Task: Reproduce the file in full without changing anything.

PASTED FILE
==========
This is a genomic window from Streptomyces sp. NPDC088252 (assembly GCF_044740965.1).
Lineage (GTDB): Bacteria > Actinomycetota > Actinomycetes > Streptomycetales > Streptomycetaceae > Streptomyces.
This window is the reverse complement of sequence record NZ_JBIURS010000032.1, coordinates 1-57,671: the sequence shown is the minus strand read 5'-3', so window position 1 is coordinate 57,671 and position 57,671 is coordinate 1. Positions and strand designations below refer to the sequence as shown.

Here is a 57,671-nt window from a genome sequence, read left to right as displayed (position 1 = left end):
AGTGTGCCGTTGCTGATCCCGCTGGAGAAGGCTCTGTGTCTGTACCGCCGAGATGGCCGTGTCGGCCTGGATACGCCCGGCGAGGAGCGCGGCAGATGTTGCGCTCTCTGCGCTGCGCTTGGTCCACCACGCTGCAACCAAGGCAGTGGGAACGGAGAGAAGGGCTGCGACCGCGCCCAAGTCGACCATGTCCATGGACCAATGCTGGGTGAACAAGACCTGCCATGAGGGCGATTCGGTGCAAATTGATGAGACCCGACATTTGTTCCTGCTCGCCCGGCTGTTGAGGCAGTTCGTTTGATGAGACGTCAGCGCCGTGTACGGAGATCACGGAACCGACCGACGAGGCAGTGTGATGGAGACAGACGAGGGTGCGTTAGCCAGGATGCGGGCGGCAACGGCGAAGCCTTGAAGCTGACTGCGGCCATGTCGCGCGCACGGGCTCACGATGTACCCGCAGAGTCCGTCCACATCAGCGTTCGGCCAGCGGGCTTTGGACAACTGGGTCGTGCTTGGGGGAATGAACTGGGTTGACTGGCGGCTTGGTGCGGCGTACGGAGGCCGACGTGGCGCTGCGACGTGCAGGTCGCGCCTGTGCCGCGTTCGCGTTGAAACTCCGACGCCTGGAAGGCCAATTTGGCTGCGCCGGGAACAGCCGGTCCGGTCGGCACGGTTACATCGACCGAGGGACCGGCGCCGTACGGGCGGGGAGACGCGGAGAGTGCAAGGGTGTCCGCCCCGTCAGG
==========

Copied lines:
This is a genomic window from Streptomyces sp. NPDC088252 (assembly GCF_044740965.1).
Lineage (GTDB): Bacteria > Actinomycetota > Actinomycetes > Streptomycetales > Streptomycetaceae > Streptomyces.
This window is the reverse complement of sequence record NZ_JBIURS010000032.1, coordinates 1-57,671: the sequence shown is the minus strand read 5'-3', so window position 1 is coordinate 57,671 and position 57,671 is coordinate 1. Positions and strand designations below refer to the sequence as shown.

Here is a 57,671-nt window from a genome sequence, read left to right as displayed (position 1 = left end):
AGTGTGCCGTTGCTGATCCCGCTGGAGAAGGCTCTGTGTCTGTACCGCCGAGATGGCCGTGTCGGCCTGGATACGCCCGGCGAGGAGCGCGGCAGATGTTGCGCTCTCTGCGCTGCGCTTGGTCCACCACGCTGCAACCAAGGCAGTGGGAACGGAGAGAAGGGCTGCGACCGCGCCCAAGTCGACCATGTCCATGGACCAATGCTGGGTGAACAAGACCTGCCATGAGGGCGATTCGGTGCAAATTGATGAGACCCGACATTTGTTCCTGCTCGCCCGGCTGTTGAGGCAGTTCGTTTGATGAGACGTCAGCGCCGTGTACGGAGATCACGGAACCGACCGACGAGGCAGTGTGATGGAGACAGACGAGGGTGCGTTAGCCAGGATGCGGGCGGCAACGGCGAAGCCTTGAAGCTGACTGCGGCCATGTCGCGCGCACGGGCTCACGATGTACCCGCAGAGTCCGTCCACATCAGCGTTCGGCCAGCGGGCTTTGGACAACTGGGTCGTGCTTGGGGGAATGAACTGGGTTGACTGGCGGCTTGGTGCGGCGTACGGAGGCCGACGTGGCGCTGCGACGTGCAGGTCGCGCCTGTGCCGCGTTCGCGTTGAAACTCCGACGCCTGGAAGGCCAATTTGGCTGCGCCGGGAACAGCCGGTCCGGTCGGCACGGTTACATCGACCGAGGGACCGGCGCCGTACGGGCGGGGAGACGCGGAGAGTGCAAGGGTGTCCGCCCCGTCAGG